February 27th, 2014 | Simcha Weinstein | Comments Off on The California Drought
California is the top agricultural producer in the U.S., generating $44.7 billion in annual sales. The California drought, however, is expected to make quite a dent in this year’s revenues, with losses reaching $5 billion, according to some estimates. The state recorded its driest year ever in 2013 – the third straight year of very little water. In late January, California reservoirs were at 61 percent of average, and in early January, records show that the mountain snow-pack (which supplies most of the state’s water) was at 20 percent of normal for that time of year. The average rainfall last year in California was 7 inches, the lowest on record going back to 1895. Unfortunately dry weather is expected to continue through 2014.
The drought is hurting far more than just fresh produce. It’s really affecting just about every area of California agriculture as well, including milk, beef, wine, and nuts (particularly almonds).
It’s expected that California farmers will leave as much as 500,000 acres unplanted this year, as they simply won’t have enough water to produce their crops. That’s 12 percent of what was grown last year.
Cattle Ranchers are facing very serious concerns as the drought has created a severe shortage of grazing land, and many ranchers will need to reduce their herds.
Dairy farming is California’s largest agricultural business, producing 20 percent of our nation’s milk. Because of the severity of the drought, dairy farmers have struggled as feed costs have skyrocketed.
Nut orchards are expected to see drops in production by as much as 25 percent this year. Almonds are the third largest farm product in the state, and many growers are concerned that they will not just lose product, but they will lose entire trees.
Over 95 percent of climate scientists have warned about climate instability (particularly in the U.S.), with more floods and droughts, and increasing temperatures – which drive the extreme weather changes.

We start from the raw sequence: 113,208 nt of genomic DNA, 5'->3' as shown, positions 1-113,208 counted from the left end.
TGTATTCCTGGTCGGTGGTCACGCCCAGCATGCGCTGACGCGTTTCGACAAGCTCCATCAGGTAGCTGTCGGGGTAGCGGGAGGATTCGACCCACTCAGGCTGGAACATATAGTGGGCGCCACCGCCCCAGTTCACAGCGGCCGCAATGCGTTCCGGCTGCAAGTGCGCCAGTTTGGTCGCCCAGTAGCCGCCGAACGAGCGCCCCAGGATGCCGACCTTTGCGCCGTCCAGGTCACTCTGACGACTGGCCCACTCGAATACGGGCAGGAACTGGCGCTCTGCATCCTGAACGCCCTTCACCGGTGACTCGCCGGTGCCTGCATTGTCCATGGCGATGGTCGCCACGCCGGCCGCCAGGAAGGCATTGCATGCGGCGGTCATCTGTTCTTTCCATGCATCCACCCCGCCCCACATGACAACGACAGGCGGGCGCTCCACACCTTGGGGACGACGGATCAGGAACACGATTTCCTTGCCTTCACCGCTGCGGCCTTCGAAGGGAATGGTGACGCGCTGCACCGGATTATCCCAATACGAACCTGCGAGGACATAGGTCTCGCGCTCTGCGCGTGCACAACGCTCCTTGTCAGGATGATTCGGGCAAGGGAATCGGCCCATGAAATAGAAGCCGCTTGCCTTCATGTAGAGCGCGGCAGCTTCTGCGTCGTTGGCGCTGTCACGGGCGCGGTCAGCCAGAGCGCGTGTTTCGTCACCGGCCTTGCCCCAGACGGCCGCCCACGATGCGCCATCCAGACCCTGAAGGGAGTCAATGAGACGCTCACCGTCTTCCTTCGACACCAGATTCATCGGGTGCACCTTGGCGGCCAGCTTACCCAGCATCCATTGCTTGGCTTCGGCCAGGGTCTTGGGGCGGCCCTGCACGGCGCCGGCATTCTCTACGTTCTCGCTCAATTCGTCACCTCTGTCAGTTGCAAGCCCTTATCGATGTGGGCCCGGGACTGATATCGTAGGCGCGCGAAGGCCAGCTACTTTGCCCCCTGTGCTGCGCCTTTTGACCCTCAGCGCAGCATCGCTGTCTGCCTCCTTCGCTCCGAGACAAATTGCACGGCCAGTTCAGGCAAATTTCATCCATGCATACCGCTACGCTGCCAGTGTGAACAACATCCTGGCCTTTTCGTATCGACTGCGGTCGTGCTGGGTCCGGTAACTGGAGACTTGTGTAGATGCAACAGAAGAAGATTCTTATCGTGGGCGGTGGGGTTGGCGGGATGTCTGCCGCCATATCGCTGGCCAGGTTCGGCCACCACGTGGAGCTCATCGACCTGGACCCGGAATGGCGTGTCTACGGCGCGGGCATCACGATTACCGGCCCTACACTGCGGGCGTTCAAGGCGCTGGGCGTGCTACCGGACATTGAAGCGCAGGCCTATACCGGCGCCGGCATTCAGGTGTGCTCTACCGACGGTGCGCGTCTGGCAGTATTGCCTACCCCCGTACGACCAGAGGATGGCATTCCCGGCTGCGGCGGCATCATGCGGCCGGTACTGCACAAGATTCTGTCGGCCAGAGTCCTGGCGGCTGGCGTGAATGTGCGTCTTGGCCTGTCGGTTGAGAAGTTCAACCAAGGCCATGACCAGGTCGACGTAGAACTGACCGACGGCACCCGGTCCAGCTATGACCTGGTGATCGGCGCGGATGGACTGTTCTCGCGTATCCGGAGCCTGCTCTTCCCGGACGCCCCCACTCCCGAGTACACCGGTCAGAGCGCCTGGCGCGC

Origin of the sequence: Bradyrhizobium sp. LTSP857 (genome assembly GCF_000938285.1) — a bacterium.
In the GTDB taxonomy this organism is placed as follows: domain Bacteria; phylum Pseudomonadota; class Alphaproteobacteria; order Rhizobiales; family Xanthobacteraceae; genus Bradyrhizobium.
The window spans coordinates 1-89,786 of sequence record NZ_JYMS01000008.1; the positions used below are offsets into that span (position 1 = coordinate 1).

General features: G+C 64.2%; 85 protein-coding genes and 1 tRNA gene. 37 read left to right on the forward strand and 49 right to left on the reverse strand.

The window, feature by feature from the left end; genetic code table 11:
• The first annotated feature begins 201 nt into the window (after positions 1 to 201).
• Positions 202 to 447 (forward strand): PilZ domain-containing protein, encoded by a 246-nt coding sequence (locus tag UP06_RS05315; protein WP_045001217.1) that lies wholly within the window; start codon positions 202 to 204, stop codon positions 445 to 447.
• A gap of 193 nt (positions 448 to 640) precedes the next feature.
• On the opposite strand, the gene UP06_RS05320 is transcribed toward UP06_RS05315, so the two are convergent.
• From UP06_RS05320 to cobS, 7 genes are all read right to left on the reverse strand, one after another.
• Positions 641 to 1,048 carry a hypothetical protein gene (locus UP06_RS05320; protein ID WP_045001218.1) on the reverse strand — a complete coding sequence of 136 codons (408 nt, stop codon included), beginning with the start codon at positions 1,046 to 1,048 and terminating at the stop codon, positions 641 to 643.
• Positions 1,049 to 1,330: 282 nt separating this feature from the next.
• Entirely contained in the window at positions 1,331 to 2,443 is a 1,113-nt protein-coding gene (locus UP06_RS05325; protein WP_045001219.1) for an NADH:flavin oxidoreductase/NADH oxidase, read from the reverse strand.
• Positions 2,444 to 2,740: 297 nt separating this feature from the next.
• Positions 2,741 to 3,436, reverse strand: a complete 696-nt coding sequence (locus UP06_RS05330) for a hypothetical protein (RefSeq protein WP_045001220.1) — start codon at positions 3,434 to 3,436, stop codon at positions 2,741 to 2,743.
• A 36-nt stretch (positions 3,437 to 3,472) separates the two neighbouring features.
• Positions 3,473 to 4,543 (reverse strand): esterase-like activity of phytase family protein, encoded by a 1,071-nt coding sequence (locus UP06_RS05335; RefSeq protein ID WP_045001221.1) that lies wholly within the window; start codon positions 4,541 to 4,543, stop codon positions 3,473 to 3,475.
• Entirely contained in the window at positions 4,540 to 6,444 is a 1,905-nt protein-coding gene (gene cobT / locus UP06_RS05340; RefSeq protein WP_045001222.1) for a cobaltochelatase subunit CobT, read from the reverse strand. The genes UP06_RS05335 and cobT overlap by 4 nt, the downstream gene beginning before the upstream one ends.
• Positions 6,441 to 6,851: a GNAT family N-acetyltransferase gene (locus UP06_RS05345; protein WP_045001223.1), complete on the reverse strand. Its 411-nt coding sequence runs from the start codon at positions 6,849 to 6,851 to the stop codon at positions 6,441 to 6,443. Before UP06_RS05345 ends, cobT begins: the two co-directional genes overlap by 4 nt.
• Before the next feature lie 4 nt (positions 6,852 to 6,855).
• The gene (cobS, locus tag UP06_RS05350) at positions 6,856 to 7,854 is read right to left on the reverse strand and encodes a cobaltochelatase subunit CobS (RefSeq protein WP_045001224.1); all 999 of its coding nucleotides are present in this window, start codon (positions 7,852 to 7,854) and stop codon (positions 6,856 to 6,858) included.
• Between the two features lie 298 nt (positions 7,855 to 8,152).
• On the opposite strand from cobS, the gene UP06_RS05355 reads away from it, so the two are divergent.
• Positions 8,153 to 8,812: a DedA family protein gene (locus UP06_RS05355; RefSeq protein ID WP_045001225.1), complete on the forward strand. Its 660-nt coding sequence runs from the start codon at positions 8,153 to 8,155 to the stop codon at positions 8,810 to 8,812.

Recently, Congress passed a farm bill, with very little to show for mitigating the impact of climate change. It’s pretty remarkable actually. Meanwhile, our food delivery system really is in pretty serious peril, and climate stability and helping farmers become more resilient to extreme weather conditions, was not even mentioned, either in the debate or in the final bill.
We typically only discuss agriculture as adding to the problem of climate change, with the production of greenhouse gases. What’s rarely mentioned is how effective farming can be as part of the climate change solution, especially when the focus is on soil maintenance and strategies for sequestering carbon. Farming can actually play a very significant role in mitigating climate change. Perhaps if farmers were rewarded for the ecology of their practices, as well as for the food they grow, we might see a significant difference – not only impacting climate change, but impacting the overall health of our food. We would probably see a lot more organic farming.
However, If we don’t wake up and do something very soon, it’s quite possible we will be in over our heads with nature, and she is a very formidable force… and one that we have a very poor record of opposing, by the way.